In a very recently published decision of 4 March 2011 the Swiss Federal Supreme Court dealt with the decision of the Enlarged Board of Appeal 2/08 and approved a dosage regime for a pharmaceutical product as patentable subject matter of a Swiss type claim under the EPC 1973. According to the Supreme Court such claim…

According to the European Court of Justice (ECJ) the envisaged Unified Patent Litigation System (UPLS) is not compatible with the law of the European Union. The main debate is about the influence of the ECJ in patent matters. However, the patent communities in the Member States of the European Union do not seem to be keen on extending the ECJ’s jurisdiction in patent matters and patent practitioners in EPC member states that are not members of the EU are still less.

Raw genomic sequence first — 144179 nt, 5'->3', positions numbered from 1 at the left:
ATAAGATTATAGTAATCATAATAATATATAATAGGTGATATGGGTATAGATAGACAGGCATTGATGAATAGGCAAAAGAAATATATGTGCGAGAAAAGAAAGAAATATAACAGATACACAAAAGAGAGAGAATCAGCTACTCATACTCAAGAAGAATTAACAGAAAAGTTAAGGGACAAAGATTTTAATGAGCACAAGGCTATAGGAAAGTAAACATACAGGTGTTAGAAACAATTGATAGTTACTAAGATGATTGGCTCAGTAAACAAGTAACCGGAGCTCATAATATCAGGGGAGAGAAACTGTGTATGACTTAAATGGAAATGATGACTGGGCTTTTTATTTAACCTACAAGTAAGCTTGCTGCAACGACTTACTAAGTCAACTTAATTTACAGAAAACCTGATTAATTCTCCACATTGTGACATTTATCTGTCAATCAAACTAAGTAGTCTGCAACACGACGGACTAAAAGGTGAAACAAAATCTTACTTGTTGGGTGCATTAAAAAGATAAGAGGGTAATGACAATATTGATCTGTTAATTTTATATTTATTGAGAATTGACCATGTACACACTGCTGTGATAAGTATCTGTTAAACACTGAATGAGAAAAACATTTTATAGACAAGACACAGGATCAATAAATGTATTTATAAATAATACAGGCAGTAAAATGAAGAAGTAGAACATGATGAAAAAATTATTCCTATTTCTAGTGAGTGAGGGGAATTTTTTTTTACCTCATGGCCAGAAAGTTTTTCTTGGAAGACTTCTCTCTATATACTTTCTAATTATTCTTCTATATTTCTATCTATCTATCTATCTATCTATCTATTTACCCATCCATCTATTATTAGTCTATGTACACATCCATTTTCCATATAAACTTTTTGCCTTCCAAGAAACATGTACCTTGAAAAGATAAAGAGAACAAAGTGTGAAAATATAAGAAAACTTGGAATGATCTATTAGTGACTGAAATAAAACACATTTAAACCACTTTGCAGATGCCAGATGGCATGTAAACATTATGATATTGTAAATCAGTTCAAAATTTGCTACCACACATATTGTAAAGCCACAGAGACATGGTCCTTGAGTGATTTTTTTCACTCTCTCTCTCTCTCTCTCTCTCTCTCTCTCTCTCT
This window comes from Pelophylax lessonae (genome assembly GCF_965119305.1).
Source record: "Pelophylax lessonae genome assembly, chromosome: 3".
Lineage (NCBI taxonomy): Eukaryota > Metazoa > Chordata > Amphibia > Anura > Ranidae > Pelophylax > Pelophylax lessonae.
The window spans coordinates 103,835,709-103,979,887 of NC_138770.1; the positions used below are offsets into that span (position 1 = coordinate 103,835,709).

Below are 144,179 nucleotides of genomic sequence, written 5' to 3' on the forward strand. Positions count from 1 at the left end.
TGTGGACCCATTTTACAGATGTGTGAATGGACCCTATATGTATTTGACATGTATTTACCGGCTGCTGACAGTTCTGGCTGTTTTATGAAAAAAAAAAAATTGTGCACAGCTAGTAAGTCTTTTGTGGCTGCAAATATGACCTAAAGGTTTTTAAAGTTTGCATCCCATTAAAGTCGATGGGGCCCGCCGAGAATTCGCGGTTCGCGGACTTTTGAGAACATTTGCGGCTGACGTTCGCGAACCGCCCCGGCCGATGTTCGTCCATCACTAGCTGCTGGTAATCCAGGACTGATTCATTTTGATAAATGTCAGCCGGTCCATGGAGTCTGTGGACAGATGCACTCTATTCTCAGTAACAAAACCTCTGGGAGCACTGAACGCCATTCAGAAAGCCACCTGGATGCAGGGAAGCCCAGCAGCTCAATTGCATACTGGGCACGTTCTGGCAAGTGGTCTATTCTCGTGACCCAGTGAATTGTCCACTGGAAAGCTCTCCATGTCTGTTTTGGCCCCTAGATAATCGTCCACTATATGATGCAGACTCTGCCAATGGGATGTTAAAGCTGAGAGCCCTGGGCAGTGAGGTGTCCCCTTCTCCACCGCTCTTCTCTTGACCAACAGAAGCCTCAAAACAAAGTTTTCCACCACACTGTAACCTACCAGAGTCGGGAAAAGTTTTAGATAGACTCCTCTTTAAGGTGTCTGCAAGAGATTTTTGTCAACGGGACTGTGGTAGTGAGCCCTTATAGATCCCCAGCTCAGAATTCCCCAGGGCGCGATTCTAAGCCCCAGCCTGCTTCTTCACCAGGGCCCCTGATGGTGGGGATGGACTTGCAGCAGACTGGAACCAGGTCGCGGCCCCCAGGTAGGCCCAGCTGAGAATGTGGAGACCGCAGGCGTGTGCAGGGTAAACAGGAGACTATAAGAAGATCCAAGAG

Two weeks ago the judges of the new Swiss Federal Patent Court convened for the first time for their swearing-in and elected the vice president of the Federal Patent Court among their ranks (Mr. Frank Schnyder). The president (Mr. Dieter Braendle) had been designated by the Federal Swiss Parliament in advance. The Judges will have to determine the new rules of procedure for patent cases pending before the future Federal Patent Court during the next few weeks. Kluwer Patent Blog will keep you posted.

In a recent decision the Federal Swiss Supreme Court reversed a decision rendered by the Civil Court of the Canton Basel-Stadt in a case between Novartis and Teva Pharma concerning Teva’s product Fluvastatin-Teva Retard because the judgment did not contain a written statement of grounds. The patent litigation community eagerly awaits the new Federal Code of Civil Procedure that will enter into force on 1 January 2011. After the harmonization of the Swiss civil procedural law, the issue of missing reasoning and statements of ground should not arise anymore.